It's always a big deal for Utah to get into national news—especially the Sunday New York Times. It is one Big Fat Free Ad for Utah tourism. 

But the state's boosters probably would have rather passed on the article in last Sunday's NYTimes that addressed in depth, the Wasatch Front's awful air quality.

After calling the state an "outdoor lover’s utopia," NYT went on to report Utah suffered 22 days this winter with pollution levels way over the federal air quality standards. The article included a photo of Salt Lake's hazy skyline that is sure to make readers' eyes water and throats' scratch. The tourism and recreation economy, of course, is a huge part of Utah's economic future and willful ignorance of that may cost Salt Lake City the lucrative Outdoor Retailer shows.

Bryce Bird, the director of Utah’s Division of Air Quality, told NYT what everyone except Gov. Gary Herbert seems to understand:

“Obviously, this is not acceptable. The public is fed up with it. The concern for them is that it is not being addressed fast enough.”

Brian Moench, of Utah Physicians for a Healthy Environment, piled on with: 

“If the 40,000 women in Utah who are pregnant suddenly started smoking, that would constitute a genuine health emergency. But our levels of air pollution are causing the exact same consequences as if all these women were smoking.”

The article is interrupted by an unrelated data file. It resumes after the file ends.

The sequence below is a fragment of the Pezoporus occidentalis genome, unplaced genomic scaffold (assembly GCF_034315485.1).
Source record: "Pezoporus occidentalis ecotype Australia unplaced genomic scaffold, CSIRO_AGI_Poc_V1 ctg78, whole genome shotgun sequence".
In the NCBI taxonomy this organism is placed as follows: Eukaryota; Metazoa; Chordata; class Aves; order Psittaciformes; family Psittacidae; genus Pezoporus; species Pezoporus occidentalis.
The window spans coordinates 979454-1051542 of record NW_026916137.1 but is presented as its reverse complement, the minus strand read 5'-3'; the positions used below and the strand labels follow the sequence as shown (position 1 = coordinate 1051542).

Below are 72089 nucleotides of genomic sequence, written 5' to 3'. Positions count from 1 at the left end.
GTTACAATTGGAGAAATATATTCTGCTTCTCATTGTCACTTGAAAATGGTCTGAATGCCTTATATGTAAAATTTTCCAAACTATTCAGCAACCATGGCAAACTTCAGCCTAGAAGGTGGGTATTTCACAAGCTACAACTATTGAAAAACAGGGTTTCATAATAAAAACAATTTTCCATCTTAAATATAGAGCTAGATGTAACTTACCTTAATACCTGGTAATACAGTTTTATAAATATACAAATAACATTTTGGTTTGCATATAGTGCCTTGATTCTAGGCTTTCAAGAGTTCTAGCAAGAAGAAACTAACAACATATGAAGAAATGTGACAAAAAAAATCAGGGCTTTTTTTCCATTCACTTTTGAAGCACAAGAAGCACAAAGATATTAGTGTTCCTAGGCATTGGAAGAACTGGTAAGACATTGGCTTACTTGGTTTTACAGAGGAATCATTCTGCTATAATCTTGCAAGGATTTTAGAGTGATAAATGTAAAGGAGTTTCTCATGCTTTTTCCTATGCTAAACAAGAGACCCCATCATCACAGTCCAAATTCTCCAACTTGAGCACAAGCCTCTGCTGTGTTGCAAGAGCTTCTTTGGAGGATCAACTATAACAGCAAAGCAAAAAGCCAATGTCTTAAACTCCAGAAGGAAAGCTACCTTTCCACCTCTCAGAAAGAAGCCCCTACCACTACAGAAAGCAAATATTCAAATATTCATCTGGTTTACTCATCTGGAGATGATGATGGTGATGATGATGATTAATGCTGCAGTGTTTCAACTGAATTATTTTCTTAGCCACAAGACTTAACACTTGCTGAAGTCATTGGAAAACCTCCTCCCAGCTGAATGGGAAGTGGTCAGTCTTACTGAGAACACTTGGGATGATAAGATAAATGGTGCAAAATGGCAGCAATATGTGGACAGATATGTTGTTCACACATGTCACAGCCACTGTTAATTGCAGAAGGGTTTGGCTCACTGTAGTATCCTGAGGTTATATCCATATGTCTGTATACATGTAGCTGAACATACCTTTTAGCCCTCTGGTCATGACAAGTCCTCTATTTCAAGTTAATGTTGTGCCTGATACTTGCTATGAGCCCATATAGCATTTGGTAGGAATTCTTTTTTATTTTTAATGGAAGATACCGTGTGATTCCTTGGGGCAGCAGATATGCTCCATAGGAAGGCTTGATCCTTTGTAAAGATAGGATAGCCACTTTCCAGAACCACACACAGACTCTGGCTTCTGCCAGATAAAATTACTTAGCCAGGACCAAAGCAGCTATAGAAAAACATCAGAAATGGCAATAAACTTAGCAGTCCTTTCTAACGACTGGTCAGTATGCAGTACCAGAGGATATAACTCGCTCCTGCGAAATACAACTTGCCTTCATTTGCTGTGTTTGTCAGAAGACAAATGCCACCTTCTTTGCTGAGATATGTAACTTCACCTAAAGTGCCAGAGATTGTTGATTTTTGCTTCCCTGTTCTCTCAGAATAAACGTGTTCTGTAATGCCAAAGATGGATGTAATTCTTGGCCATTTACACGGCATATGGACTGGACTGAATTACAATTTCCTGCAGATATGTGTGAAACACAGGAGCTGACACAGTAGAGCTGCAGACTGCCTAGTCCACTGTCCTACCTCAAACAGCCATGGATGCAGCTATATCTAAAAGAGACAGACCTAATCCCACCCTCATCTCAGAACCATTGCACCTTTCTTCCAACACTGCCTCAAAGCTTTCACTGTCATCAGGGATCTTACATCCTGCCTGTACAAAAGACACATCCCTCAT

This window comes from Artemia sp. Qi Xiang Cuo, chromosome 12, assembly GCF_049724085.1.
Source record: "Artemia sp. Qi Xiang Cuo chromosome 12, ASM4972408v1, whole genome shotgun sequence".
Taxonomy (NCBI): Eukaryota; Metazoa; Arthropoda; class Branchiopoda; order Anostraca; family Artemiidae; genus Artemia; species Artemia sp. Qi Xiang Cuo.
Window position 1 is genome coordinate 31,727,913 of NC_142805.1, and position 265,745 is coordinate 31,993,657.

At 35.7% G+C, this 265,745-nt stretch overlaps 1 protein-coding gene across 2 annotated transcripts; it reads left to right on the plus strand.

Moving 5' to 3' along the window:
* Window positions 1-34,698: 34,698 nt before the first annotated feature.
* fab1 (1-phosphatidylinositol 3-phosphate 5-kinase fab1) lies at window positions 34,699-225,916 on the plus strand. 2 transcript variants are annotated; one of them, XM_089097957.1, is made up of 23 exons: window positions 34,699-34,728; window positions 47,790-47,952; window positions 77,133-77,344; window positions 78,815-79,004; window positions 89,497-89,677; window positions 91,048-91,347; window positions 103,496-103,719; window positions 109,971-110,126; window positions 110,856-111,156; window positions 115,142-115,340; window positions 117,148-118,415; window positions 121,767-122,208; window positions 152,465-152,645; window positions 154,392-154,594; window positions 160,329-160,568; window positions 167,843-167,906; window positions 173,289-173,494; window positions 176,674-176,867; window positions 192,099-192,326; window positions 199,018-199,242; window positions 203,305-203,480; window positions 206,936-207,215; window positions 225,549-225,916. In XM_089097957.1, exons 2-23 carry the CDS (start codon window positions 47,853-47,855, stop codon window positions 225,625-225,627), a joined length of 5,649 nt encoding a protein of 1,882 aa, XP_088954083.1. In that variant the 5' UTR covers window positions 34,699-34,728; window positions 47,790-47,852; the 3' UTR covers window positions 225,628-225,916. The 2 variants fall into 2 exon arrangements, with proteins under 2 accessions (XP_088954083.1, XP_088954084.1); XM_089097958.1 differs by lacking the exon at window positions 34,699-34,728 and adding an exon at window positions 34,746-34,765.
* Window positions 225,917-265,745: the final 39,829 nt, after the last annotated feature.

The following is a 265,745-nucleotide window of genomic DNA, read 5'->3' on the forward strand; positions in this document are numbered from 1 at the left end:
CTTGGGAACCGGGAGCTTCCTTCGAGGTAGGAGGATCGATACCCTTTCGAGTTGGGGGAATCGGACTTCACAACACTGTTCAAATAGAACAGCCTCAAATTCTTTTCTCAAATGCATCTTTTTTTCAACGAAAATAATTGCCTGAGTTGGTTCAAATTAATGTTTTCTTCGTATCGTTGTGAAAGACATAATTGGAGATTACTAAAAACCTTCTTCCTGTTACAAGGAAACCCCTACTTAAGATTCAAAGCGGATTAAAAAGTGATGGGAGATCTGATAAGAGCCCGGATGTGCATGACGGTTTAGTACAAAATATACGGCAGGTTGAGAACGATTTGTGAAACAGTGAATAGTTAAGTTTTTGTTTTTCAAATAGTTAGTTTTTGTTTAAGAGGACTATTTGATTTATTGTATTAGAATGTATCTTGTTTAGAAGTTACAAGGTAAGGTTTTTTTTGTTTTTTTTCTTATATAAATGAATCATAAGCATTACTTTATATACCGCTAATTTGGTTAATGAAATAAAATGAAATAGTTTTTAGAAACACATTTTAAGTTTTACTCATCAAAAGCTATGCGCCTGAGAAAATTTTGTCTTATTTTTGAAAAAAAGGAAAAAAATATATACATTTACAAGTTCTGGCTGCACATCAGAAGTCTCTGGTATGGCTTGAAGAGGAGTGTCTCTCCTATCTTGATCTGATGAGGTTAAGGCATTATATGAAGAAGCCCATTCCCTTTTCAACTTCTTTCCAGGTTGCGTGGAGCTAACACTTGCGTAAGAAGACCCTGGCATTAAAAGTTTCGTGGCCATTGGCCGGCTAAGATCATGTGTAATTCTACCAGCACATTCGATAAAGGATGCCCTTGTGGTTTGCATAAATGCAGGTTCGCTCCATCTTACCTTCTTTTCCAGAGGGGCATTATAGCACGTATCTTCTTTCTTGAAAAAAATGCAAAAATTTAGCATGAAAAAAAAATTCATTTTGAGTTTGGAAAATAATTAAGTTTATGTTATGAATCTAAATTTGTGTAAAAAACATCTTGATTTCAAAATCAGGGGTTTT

But Herbert seems more worried about simulating action—many allege it's because the governor's insatiable appetite for campaign contributions has made his office a wholly owned subsidiary of the state's heavy industry—than actually fixing the problem.

Instead of producing an aggressive initiative to address the problem, Hebert filmed a $60,000 public service message —paid for by Utah taxpayers— that tells Utah taxpayers that it is mainly their fault—which is, in part, true. About half the pollution is from commuting in cars and the other half from industry.

What Herbert, a former Realtor, is failing to do is to come up with a plan to attack the issue on all fronts—public transit, tighter regulation of industry emissions, fighting urban sprawl and so forth. The Democrats in the Legislature have done that, but it's unlikely Herbert will sign on to their plan.

And with the worst of the winter inversion season behind us, it's unlikely anything will move forward on the Hill. Why fix the roof when it's not raining?